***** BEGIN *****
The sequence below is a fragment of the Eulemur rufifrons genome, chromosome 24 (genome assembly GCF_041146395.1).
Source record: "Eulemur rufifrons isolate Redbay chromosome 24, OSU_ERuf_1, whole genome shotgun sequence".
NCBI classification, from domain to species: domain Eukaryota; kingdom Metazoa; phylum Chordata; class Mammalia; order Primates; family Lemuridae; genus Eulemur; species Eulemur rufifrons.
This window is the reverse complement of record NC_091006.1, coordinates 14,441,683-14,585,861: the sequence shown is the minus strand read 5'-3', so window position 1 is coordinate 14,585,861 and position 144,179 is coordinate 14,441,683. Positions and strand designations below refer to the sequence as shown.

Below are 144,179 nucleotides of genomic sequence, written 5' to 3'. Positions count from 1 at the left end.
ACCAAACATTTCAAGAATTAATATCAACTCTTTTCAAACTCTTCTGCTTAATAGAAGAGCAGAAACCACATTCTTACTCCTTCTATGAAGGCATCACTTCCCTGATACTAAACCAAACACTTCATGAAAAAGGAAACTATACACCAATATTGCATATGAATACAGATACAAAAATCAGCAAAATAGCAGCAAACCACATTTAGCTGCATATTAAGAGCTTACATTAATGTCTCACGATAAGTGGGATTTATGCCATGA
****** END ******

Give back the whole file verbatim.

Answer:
The sequence below is a fragment of the Eulemur rufifrons genome, chromosome 24 (genome assembly GCF_041146395.1).
Source record: "Eulemur rufifrons isolate Redbay chromosome 24, OSU_ERuf_1, whole genome shotgun sequence".
NCBI classification, from domain to species: domain Eukaryota; kingdom Metazoa; phylum Chordata; class Mammalia; order Primates; family Lemuridae; genus Eulemur; species Eulemur rufifrons.
This window is the reverse complement of record NC_091006.1, coordinates 14,441,683-14,585,861: the sequence shown is the minus strand read 5'-3', so window position 1 is coordinate 14,585,861 and position 144,179 is coordinate 14,441,683. Positions and strand designations below refer to the sequence as shown.

Below are 144,179 nucleotides of genomic sequence, written 5' to 3'. Positions count from 1 at the left end.
ACCAAACATTTCAAGAATTAATATCAACTCTTTTCAAACTCTTCTGCTTAATAGAAGAGCAGAAACCACATTCTTACTCCTTCTATGAAGGCATCACTTCCCTGATACTAAACCAAACACTTCATGAAAAAGGAAACTATACACCAATATTGCATATGAATACAGATACAAAAATCAGCAAAATAGCAGCAAACCACATTTAGCTGCATATTAAGAGCTTACATTAATGTCTCACGATAAGTGGGATTTATGCCATGA